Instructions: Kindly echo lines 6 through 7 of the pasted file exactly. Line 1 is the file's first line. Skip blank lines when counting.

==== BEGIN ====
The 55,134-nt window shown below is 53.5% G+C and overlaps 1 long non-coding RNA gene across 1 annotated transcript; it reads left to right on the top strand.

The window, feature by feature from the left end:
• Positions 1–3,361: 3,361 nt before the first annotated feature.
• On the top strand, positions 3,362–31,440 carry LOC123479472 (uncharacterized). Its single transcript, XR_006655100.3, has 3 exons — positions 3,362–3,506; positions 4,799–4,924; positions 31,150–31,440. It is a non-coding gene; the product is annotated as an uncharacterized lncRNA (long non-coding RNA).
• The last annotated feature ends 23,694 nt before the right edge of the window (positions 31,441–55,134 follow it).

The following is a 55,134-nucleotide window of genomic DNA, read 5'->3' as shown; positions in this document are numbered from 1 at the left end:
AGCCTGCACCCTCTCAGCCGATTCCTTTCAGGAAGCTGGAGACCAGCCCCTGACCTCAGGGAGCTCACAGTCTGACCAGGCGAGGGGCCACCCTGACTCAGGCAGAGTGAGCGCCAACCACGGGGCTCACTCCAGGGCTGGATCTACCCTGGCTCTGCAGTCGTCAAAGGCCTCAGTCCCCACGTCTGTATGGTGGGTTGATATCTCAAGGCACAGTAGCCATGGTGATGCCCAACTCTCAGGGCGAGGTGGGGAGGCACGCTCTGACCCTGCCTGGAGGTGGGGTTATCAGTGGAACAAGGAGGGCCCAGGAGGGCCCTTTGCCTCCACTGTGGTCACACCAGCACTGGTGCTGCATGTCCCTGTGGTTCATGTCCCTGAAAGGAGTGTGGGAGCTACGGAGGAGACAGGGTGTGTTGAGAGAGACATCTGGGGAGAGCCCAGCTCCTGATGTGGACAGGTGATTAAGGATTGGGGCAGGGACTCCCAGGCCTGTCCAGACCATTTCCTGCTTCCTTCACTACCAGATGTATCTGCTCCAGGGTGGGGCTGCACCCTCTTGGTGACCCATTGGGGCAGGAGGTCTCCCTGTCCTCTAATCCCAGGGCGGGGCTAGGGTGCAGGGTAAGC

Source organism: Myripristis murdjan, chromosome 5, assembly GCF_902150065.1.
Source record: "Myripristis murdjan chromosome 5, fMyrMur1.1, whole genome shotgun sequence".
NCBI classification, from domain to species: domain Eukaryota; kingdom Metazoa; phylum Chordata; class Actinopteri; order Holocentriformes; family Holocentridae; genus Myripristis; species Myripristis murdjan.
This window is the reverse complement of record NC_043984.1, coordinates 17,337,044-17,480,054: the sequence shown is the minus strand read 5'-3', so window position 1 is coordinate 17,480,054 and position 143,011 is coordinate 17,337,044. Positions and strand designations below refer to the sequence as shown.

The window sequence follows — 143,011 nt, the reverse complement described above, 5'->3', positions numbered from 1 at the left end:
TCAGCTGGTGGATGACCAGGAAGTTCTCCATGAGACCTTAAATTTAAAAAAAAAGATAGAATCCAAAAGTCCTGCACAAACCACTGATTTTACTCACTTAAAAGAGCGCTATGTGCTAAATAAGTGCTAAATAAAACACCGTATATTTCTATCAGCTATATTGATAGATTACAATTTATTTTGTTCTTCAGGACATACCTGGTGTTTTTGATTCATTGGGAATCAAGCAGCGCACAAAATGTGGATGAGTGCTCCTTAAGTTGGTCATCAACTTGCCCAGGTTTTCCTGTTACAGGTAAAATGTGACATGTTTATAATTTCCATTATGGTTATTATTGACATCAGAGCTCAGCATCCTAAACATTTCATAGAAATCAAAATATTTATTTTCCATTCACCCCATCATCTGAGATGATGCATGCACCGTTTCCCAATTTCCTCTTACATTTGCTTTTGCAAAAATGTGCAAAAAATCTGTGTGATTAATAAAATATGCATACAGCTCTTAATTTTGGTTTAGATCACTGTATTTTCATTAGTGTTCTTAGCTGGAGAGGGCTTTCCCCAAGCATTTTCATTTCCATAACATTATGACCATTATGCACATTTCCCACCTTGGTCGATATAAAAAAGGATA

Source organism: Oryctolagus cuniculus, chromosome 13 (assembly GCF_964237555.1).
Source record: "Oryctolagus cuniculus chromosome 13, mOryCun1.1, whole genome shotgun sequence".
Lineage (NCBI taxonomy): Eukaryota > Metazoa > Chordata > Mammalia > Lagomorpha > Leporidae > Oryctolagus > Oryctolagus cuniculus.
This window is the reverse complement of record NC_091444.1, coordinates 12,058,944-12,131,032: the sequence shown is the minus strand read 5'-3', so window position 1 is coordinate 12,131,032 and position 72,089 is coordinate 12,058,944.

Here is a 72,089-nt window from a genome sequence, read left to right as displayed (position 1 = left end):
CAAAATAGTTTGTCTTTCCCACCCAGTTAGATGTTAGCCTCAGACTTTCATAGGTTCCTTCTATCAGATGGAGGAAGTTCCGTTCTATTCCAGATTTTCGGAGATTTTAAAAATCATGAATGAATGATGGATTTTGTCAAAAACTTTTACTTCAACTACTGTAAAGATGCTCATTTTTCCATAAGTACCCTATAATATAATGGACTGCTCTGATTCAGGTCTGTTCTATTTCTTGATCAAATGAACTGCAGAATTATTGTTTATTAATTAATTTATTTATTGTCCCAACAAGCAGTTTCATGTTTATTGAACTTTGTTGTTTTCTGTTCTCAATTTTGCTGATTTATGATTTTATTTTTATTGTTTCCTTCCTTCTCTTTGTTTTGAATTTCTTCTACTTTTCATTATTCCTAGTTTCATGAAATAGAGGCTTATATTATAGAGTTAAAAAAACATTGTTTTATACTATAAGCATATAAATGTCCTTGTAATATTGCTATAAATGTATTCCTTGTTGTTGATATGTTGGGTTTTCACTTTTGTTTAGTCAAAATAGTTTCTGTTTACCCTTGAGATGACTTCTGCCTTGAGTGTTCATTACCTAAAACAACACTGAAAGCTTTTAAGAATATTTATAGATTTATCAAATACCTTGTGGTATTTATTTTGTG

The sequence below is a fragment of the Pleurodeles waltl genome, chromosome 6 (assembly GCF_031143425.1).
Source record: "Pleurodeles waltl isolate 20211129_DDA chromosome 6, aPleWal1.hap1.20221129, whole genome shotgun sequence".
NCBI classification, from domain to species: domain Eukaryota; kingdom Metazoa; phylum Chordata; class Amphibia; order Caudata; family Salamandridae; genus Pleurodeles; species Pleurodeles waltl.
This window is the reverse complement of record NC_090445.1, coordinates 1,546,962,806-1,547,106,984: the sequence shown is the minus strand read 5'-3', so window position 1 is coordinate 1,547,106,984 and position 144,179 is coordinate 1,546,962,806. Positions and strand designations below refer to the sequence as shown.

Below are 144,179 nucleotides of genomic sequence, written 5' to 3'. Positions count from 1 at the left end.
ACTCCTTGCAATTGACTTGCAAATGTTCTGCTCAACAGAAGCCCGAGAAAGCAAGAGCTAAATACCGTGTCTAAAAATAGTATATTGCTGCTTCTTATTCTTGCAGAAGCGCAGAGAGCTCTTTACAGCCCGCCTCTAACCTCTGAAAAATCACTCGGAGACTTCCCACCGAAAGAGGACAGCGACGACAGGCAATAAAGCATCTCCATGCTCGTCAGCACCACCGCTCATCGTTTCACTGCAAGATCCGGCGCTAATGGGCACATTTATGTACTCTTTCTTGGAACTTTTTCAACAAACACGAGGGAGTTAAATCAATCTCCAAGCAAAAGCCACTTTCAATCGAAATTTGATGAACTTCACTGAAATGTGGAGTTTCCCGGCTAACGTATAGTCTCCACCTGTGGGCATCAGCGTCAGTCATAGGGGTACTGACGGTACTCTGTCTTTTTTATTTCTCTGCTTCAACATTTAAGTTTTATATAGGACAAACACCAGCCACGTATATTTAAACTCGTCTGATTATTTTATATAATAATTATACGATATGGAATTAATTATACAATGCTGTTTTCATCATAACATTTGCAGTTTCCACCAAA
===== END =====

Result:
The following is a 55,134-nucleotide window of genomic DNA, read 5'->3' as shown; positions in this document are numbered from 1 at the left end:
AGCCTGCACCCTCTCAGCCGATTCCTTTCAGGAAGCTGGAGACCAGCCCCTGACCTCAGGGAGCTCACAGTCTGACCAGGCGAGGGGCCACCCTGACTCAGGCAGAGTGAGCGCCAACCACGGGGCTCACTCCAGGGCTGGATCTACCCTGGCTCTGCAGTCGTCAAAGGCCTCAGTCCCCACGTCTGTATGGTGGGTTGATATCTCAAGGCACAGTAGCCATGGTGATGCCCAACTCTCAGGGCGAGGTGGGGAGGCACGCTCTGACCCTGCCTGGAGGTGGGGTTATCAGTGGAACAAGGAGGGCCCAGGAGGGCCCTTTGCCTCCACTGTGGTCACACCAGCACTGGTGCTGCATGTCCCTGTGGTTCATGTCCCTGAAAGGAGTGTGGGAGCTACGGAGGAGACAGGGTGTGTTGAGAGAGACATCTGGGGAGAGCCCAGCTCCTGATGTGGACAGGTGATTAAGGATTGGGGCAGGGACTCCCAGGCCTGTCCAGACCATTTCCTGCTTCCTTCACTACCAGATGTATCTGCTCCAGGGTGGGGCTGCACCCTCTTGGTGACCCATTGGGGCAGGAGGTCTCCCTGTCCTCTAATCCCAGGGCGGGGCTAGGGTGCAGGGTAAGC